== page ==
New FaceCore Face Engine

With major release 2.0.0, a replacement for the OpenSceneGraph-based face engine was released for the Furhat robot and SDK. The new Unity-based face engine, called FaceCore, offers a lot of benefits and should be considered the default when building new skills. It is also simple to migrate to the new face engine from old skills!

Why should I switch to the FaceCore face engine?

The new face engine, FaceCore, is a significant upgrade of the facial animations on the Furhat robot. The new Face Engine is based on industry standard tools such as Unity and ARKit. It currently includes:

  • More parameters (blendshapes) for more detailed control of facial expressions, including assymetrical gestures.
  • Improved lighting (shadows, eye reflections, etc)
  • Improved quality of the face (textures) on the robot
  • Brand new set of faces known as characters
  • Character editing parameters - temporarily modify the size of lips, position of eye brows, etc
  • Since the same graphics engine and models will be used for both the Virtual Furhat and robot faces, any discrepancies between the two will be minimized
  • Capture of facial expressions via ARKit using a recent iPhone

FaceCore replaces the existing OpenSceneGraph (OSG) implementation, but you will be able to switch between FaceCore and the old face engine at will to ensure compatibility with old experiences you create.

Activating FaceCore

FaceCore enabled in the web interface

  1. Start by upgrading your robot to 2.0.0 or later.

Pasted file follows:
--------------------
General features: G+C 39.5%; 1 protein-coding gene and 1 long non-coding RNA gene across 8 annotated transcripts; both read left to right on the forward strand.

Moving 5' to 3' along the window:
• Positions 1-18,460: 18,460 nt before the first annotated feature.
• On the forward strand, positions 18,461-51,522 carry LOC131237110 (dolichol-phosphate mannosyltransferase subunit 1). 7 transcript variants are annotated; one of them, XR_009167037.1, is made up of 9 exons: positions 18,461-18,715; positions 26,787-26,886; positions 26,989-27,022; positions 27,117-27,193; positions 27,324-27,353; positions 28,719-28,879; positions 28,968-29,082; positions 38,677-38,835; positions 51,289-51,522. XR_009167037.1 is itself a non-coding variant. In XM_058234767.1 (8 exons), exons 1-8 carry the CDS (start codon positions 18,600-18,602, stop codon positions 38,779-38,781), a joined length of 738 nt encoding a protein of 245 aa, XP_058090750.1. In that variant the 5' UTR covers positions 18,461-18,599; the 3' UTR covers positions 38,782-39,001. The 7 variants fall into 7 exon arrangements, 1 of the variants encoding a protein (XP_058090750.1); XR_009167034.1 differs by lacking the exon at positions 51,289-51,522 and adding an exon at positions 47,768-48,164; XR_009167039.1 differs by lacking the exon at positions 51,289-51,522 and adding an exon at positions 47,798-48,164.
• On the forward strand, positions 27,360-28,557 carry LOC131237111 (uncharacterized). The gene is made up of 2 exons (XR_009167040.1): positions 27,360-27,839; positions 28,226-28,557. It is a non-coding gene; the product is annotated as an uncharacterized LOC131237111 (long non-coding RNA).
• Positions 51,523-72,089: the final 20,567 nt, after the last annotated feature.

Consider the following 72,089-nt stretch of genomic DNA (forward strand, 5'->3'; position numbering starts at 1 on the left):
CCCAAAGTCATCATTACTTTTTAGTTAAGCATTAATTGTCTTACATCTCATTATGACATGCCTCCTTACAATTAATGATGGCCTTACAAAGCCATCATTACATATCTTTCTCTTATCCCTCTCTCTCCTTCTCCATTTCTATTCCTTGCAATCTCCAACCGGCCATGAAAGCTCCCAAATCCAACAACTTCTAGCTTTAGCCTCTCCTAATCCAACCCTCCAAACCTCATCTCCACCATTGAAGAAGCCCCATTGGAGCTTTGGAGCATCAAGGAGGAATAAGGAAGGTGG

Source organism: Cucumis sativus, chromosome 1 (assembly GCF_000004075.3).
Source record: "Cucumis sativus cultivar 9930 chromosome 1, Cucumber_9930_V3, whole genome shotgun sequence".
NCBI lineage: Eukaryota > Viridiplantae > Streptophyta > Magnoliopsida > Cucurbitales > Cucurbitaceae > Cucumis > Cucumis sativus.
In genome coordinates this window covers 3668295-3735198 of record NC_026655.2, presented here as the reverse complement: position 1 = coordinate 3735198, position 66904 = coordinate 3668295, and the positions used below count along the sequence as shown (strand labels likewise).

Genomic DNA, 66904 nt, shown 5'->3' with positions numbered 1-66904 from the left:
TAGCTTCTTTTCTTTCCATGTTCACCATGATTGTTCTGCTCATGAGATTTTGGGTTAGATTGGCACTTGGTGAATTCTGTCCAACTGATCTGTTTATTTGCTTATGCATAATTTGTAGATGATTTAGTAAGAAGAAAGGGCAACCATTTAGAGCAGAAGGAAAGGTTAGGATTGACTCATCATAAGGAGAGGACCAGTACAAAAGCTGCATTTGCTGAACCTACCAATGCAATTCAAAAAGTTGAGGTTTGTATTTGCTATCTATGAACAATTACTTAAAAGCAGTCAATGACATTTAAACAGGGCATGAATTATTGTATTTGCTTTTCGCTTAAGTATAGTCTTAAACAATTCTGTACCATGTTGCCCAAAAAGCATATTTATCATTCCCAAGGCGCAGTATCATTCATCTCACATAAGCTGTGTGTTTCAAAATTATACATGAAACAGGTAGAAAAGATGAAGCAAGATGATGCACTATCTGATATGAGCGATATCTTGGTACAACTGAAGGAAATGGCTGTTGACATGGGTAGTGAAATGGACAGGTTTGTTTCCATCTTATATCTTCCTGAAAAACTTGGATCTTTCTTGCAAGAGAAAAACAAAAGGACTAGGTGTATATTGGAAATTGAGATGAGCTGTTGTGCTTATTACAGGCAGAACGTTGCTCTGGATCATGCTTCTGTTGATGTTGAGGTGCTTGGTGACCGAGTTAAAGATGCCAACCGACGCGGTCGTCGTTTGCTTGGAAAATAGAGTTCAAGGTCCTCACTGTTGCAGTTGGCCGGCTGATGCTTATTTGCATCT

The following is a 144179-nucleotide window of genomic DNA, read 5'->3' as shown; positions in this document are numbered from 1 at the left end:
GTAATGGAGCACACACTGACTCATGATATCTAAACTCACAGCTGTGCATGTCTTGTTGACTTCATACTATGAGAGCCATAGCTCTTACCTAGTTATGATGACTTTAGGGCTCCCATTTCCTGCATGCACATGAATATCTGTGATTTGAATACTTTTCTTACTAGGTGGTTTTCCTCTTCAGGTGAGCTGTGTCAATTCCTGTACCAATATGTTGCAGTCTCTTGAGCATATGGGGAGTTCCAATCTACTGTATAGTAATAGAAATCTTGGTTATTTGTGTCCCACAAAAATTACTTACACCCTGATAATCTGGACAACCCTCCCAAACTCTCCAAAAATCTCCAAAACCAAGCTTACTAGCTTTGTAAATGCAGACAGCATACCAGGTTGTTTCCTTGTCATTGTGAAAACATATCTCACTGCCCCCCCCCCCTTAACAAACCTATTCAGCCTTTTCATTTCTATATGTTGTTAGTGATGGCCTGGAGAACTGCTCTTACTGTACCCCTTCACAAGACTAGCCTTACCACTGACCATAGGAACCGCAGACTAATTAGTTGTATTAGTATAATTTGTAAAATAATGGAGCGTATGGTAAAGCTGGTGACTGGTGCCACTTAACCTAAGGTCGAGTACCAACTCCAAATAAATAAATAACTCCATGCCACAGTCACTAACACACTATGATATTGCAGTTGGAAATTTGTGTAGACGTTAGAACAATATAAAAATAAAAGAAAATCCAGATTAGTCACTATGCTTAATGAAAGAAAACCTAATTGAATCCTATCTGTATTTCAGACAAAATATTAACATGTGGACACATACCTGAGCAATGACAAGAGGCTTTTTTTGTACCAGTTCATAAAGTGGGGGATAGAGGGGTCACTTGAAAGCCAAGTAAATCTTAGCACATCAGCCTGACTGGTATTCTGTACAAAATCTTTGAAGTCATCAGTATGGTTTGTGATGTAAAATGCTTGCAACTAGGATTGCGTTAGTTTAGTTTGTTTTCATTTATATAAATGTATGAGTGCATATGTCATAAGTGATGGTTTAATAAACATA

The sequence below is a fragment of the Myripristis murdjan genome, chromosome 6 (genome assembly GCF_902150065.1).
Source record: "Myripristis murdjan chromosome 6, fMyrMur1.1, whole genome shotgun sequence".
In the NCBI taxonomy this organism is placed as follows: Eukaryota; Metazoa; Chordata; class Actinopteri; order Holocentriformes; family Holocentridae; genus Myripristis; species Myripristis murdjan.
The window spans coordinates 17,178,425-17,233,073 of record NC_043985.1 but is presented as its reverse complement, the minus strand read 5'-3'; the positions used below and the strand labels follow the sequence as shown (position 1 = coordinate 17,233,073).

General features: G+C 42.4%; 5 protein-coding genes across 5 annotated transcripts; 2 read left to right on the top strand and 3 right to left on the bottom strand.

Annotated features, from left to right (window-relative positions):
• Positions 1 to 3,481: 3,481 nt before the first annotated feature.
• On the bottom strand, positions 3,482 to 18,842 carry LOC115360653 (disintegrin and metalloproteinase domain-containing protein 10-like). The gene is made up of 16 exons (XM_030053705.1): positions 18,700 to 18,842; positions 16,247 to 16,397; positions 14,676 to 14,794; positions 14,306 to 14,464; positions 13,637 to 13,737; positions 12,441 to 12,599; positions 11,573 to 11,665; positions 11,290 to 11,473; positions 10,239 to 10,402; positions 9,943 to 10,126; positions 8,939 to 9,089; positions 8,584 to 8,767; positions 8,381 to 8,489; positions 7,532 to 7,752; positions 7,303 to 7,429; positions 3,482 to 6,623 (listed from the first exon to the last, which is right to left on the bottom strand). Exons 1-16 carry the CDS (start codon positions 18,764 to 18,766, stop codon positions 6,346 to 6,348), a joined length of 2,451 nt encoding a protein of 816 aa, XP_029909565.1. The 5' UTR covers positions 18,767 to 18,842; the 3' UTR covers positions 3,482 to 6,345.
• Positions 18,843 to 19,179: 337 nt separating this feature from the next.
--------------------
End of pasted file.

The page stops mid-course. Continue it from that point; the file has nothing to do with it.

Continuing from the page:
2. Open the web interface and toggle the switch to enable FaceCore in Settings > Face and Neck. Restart the robot again when asked to do so.
  3. Calibrate the face further down on the Face and Neck settings page.

Deactivating FaceCore

If you wish to go back to the old face, you can simply reset the FaceCore toggle under settings and restart the robot, like you did when activating the feature. This may be useful if you have older skills that you have used for specific research, for example.

Building skills for use with FaceCore

Most of what you already know is backwards-compatible, but to make the most of future skills that you create, it is recommended that you

Masks and Characters

Instead of masks and textures, the user is now presented with a choice of masks and characters. A character does contain textures, and is for most purposes interchangeable, but also allows for modifications to the underlying 3D geometry and the addition of overlays to provide even more varied appearances. To keep the new naming consistent, users are invited to use setMask() and setCharacter() instead of setModel() and setTexture() in their skills.

Gestures

To use the new blendshapes, you can build gestures using ARKitParams, which can be combined with the existing BasicParams. ARKit is Apple's suite of augmented reality tools, in which a standardized set of blendshapes have been created to facilitate interoperable software solutions. You can find Apple's documentation of these blendshapes here. The Furhat implementation of these blendshapes, the ARKitParams, have a valid range of 0.0 to 1.0. It is also possible to alter the appearance of the face's underlying geometry using CharParams, our own system for creating a variety of appearances.